Speaking of sulfur: This common element turns out to be highly useful for understanding planetary processes – both on Earth and Mars. Two new papers by Dr. Itay Halevy use sulfur chemistry to understand the history of sulfur-loving microbes at the bottom of the ocean and the compounds spewed from Martian volcanoes that may have created brief Martian “springs.”
On the ocean beds, microorganisms “breathe” sulfur: They take in sulfate – an abundant compound of oxidized sulfur, and use it to digest organic matter that sinks to the seafloor. Thus in addition to sulfur, a great deal of the ocean’s carbon and oxygen cycle through these microorganisms. When we last mentioned these sulfate-reducing microorganisms, it was to highlight Halevy’s previous research, which traced the global sulfur cycle over the past 500 million years by accounting for the exit of sulfur from the ocean. This study revealed the importance of one destination of the microbes’ waste products: the iron-sulfide mineral pyrite, which gets buried in seafloor sediments.
In his recent research, Halevy developed a model for a closer understanding how the day-to-day activity of these microbes relates to their environment. Dr. Boswell Wing of McGill University, Montreal, who worked on this research with Halevy while on sabbatical in Halevy’s lab, says: “Along with the fact that sulfate-reducing microbes play a critical role in controlling atmospheric oxygen levels when their waste products are buried as the mineral pyrite, a.k.a. fools’ gold, what drew us to this problem was the huge amount of outstanding experimental data that was begging for an explanation.”
The two developed the model to explain a long-standing curiosity: The deep-sea microbes prefer light sulfur isotopes over heavier ones. They will, however, use the slightly heavier isotopes, and the resulting isotope ratios vary according to the availability of sulfur in their surroundings and their respiration rates. Halevy and Wing basically brought together models and formulas from across biochemistry and isotope chemistry to create a physical model that explains how the metabolic processes of the microorganisms interact with their environment. This model is already being used to uncover the planet’s sulfurous past, and it may help us to predict the future, as well, since environmental change will affect the habitats of crucial microbe populations and thus their metabolic activity. In addition, says Halevy, the basic model they developed could be adapted to work out the microbiological exchange of such other vital substances as nitrogen or methane.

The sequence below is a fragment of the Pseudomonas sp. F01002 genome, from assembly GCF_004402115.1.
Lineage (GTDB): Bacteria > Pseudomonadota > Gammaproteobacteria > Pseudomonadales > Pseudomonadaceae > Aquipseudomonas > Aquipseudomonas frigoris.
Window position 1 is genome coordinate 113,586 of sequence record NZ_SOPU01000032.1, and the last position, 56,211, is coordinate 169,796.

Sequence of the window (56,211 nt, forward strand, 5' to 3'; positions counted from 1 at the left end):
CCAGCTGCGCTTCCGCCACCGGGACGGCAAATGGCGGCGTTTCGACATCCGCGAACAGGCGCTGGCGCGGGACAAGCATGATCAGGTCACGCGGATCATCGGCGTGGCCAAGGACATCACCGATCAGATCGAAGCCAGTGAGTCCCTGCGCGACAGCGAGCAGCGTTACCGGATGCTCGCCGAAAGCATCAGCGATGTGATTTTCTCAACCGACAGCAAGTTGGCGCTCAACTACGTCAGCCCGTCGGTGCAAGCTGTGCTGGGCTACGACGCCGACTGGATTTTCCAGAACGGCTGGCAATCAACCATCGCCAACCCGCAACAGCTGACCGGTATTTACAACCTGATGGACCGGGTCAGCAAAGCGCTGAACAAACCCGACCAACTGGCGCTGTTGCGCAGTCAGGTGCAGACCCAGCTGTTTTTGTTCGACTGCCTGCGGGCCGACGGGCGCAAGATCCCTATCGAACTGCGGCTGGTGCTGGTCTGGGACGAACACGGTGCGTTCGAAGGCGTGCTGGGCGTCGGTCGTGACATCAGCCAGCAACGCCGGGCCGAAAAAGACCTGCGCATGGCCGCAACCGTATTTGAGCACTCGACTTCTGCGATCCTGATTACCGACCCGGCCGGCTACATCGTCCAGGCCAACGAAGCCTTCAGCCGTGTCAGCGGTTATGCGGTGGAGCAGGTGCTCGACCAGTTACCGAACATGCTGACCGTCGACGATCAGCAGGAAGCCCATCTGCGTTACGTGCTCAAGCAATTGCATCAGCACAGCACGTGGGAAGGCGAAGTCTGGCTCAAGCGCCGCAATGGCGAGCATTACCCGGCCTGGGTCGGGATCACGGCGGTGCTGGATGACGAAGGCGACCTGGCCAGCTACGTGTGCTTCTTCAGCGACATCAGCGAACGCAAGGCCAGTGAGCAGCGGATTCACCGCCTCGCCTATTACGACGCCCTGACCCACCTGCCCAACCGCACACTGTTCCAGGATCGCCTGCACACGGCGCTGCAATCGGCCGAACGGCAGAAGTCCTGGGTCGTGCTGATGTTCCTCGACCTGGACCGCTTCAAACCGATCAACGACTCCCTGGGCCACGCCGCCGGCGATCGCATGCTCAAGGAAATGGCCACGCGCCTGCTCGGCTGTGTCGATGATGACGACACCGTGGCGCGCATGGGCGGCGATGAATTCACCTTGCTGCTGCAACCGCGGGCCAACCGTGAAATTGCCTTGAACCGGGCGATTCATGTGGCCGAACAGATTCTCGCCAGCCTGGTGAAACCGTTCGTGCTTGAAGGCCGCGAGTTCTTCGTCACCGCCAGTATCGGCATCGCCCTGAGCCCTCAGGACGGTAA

On Mars, the driver of the sulfur cycle is not biological, but may be primarily volcanic – or at least it was in the planet’s more turbulent past. The signs of past volcanic activity on Mars – including the tallest volcano in the solar system – suggest that eruptions were hundreds of times more forceful than those on Earth, some lasting for up to a decade. These would have had a profound effect on the planet’s atmosphere. On Earth, the ash and sulfur compounds flung into the atmosphere from eruptions tend to have a cooling effect. But a climate model developed by Halevy suggests that the large amounts of sulfur-dioxide would act as a greenhouse gas, warming the surface below. The compounds that cool on Earth would have less of a chilling effect on Mars, as they would coat the dust particles already present in the atmosphere.
What does this model tell us? Volcanoes may have warmed the planet enough that water could have once flowed on Mars, at least in the lower latitudes for short periods of time – decades to centuries. Were such brief wet periods enough to sustain life on early Mars? Such questions are still being debated, but Halevy’s work gives us a much clearer picture of the conditions that may have prevailed on Mars’ ancient surface.